Cheaper fuel boosts profit at Southwest Airlines

DALLAS — Average fares are rising on Southwest Airlines Co., the fuel bill is shrinking, and profit is soaring.

The airline is gearing up for the holiday travel season, and officials say that bookings for November and December are strong.

Southwest released third-quarter results Thursday and gave more evidence that the airline industry continues to rebound from the 2008 recession. Mergers have reduced the number of competitors, and the remaining airlines are boosting fares by controlling growth and limiting seats.

The results sent Southwest shares up 61 cents, or 3.7 percent, to close at $17.02.

Southwest said that third-quarter net income jumped to $259 million, or 37 cents per share, from $16 million, or 2 cents per share, a year earlier.

Excluding special items such as fuel-hedging, the company said it would have earned 34 cents per share. That matched analysts’ forecast of adjusted profit.

Revenue rose 5.5 percent to a record $4.55 billion. Analysts were expecting $4.54 billion, according to FactSet.

The average one-way fare on Southwest increased 11.3 percent, to $159.39. That reflects longer flights — the average trip was 1,000 miles, an extra 41 miles — and long-term trends in fuel prices, Southwest officials said.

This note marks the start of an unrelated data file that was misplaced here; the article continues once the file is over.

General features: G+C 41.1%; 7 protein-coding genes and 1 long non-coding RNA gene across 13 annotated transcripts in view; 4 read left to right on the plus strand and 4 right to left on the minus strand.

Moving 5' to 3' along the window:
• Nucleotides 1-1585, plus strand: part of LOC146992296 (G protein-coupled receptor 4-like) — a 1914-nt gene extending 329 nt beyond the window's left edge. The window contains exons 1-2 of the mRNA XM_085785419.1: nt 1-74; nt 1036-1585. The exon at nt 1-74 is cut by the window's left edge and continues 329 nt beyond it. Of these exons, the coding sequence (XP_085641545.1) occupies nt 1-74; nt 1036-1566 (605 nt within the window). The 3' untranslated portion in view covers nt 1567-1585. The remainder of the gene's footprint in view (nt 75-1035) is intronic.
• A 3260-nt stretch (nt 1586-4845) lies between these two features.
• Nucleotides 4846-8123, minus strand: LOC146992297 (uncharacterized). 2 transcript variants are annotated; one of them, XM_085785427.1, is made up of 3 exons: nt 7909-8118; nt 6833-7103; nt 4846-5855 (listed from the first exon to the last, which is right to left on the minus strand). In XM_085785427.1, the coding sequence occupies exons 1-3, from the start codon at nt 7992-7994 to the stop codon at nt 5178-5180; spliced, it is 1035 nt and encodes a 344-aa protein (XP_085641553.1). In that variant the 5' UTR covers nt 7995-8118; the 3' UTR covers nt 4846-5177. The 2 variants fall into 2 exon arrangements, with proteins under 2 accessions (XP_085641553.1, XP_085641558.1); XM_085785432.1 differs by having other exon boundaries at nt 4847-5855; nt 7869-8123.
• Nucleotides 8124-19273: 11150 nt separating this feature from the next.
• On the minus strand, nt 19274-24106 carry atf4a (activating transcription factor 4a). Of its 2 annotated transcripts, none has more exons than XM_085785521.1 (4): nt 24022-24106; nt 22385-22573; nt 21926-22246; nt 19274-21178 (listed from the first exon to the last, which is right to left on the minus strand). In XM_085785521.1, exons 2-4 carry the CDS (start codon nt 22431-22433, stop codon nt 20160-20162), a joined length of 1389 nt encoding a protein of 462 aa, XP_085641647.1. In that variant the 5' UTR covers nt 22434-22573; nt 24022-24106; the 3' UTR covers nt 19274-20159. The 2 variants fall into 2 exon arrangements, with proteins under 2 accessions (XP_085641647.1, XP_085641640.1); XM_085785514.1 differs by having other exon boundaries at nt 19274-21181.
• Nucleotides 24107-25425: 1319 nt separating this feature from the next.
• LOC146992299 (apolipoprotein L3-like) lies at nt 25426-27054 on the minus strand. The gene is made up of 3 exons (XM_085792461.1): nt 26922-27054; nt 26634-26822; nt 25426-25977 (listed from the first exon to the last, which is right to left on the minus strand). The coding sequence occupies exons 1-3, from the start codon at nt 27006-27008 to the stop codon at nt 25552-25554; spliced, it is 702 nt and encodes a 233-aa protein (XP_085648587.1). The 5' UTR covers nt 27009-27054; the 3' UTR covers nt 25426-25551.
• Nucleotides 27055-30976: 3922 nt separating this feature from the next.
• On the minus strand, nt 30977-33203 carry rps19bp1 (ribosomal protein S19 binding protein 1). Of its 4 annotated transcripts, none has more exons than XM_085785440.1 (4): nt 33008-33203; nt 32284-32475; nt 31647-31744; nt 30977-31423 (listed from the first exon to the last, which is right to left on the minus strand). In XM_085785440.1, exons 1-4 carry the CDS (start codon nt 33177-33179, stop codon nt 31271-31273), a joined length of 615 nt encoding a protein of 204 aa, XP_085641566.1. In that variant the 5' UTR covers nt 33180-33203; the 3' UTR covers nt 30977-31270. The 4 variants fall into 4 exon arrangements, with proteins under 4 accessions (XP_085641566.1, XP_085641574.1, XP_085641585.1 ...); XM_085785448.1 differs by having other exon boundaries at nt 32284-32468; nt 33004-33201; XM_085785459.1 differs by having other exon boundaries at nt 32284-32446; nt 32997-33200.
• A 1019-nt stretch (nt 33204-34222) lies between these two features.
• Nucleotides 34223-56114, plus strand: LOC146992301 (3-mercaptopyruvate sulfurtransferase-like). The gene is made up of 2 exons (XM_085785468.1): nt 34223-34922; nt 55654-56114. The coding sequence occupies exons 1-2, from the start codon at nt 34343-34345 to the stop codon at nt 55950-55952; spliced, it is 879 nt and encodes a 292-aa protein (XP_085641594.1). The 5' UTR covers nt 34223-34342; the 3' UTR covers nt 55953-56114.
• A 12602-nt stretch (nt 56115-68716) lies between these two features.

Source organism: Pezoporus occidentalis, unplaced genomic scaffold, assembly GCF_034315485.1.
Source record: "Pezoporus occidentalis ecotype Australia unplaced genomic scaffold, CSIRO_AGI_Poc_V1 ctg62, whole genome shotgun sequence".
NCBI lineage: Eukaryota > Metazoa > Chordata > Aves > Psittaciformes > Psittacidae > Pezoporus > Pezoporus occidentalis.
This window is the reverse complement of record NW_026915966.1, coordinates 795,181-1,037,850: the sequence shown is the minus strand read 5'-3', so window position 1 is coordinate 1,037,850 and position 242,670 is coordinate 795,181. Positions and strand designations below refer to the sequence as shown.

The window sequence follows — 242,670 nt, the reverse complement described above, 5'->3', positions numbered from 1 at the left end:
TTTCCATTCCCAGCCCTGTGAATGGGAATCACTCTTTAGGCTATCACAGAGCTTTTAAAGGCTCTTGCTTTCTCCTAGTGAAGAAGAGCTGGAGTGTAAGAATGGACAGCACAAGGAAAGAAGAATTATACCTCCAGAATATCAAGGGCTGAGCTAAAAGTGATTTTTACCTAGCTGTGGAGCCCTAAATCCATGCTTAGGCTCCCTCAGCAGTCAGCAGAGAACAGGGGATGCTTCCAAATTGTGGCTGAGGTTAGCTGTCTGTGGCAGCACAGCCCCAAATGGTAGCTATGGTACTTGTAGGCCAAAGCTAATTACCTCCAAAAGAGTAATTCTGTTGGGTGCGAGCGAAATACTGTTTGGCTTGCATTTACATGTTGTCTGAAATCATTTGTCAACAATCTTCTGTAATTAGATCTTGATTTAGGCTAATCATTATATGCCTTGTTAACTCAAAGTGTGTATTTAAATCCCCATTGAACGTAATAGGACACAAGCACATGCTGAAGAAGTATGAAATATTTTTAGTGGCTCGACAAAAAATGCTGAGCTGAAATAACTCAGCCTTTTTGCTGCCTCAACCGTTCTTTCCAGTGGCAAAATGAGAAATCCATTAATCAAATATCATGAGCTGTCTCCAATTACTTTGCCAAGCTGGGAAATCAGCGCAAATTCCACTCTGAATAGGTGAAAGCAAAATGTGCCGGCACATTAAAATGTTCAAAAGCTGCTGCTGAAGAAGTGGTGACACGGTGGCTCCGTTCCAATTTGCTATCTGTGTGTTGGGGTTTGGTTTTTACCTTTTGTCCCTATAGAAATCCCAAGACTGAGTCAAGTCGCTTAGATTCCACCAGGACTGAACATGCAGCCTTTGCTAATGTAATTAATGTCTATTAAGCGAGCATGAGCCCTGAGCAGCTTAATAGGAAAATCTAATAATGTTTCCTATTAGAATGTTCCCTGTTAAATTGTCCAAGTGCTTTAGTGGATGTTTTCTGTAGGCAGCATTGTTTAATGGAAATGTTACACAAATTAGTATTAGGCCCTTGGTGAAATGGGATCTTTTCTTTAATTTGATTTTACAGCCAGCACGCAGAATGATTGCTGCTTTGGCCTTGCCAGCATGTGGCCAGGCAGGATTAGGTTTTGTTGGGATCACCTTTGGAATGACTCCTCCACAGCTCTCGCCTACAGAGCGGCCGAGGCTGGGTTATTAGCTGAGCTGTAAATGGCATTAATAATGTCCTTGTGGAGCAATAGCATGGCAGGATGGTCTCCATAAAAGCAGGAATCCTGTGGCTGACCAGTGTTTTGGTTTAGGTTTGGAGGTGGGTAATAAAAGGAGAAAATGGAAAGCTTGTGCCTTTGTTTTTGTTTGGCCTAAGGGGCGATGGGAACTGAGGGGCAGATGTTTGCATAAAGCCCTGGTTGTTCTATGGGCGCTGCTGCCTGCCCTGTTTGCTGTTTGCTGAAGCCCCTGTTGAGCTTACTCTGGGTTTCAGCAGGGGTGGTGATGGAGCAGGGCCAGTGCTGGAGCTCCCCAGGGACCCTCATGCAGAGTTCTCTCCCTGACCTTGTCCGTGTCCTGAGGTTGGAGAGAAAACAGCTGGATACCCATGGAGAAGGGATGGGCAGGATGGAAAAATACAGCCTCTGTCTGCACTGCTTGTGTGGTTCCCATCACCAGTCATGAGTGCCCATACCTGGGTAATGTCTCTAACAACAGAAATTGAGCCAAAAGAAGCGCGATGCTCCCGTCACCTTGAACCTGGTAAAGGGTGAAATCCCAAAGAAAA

The airline was forced to boost fares to offset fuel prices that rose for several years, “and finally we’re getting caught up,” Chairman and CEO Gary Kelly said on a conference call with analysts and reporters. “If fuel prices are flat next year, I would hope that we wouldn’t have to have fare increases.”

Over the past three years, Southwest’s price per gallon of fuel has risen faster than the average fare — fuel 26 percent, fares 20 percent. Over four years, fuel is up 37 percent while the average fare is up 40 percent.

In the last few months, airlines have gotten a break from rising fuel bills as oil prices have stabilized. In the third quarter, Southwest paid a few cents less per gallon and consumed 12 million fewer gallons than a year ago. The combination reduced Southwest’s biggest expense by 5.1 percent, to $1.45 billion.

That was helpful because the second-largest expense, labor, rose 6.9 percent to $1.27 billion. The company blamed contract raises for union workers and higher health insurance costs.

The third quarter includes the last two months of the busy summer travel season, so it’s a strong period for airlines. Even with higher fares than last year, Southwest was able to fill 80.8 percent of its seats, although that was down from 82.1 percent in summer 2012.

When summer vacations end, travel drops off, but Southwest is hinting at a busy holiday season. Officials said the recent partial government shutdown cost Southwest $20 million in October, but they said that bookings for November and December were strong.

Kelly called the third-quarter results “very solid,” and said that his airline — once known as a scrappy underdog to the giants, but now the fourth-biggest U.S. carrier — was transforming itself for the future.

Southwest is converting more AirTran Airways flights to its own colors and brand, and expects to fully absorb AirTran by the end of 2014. The conversion includes using Southwest planes on international flights beginning next year.

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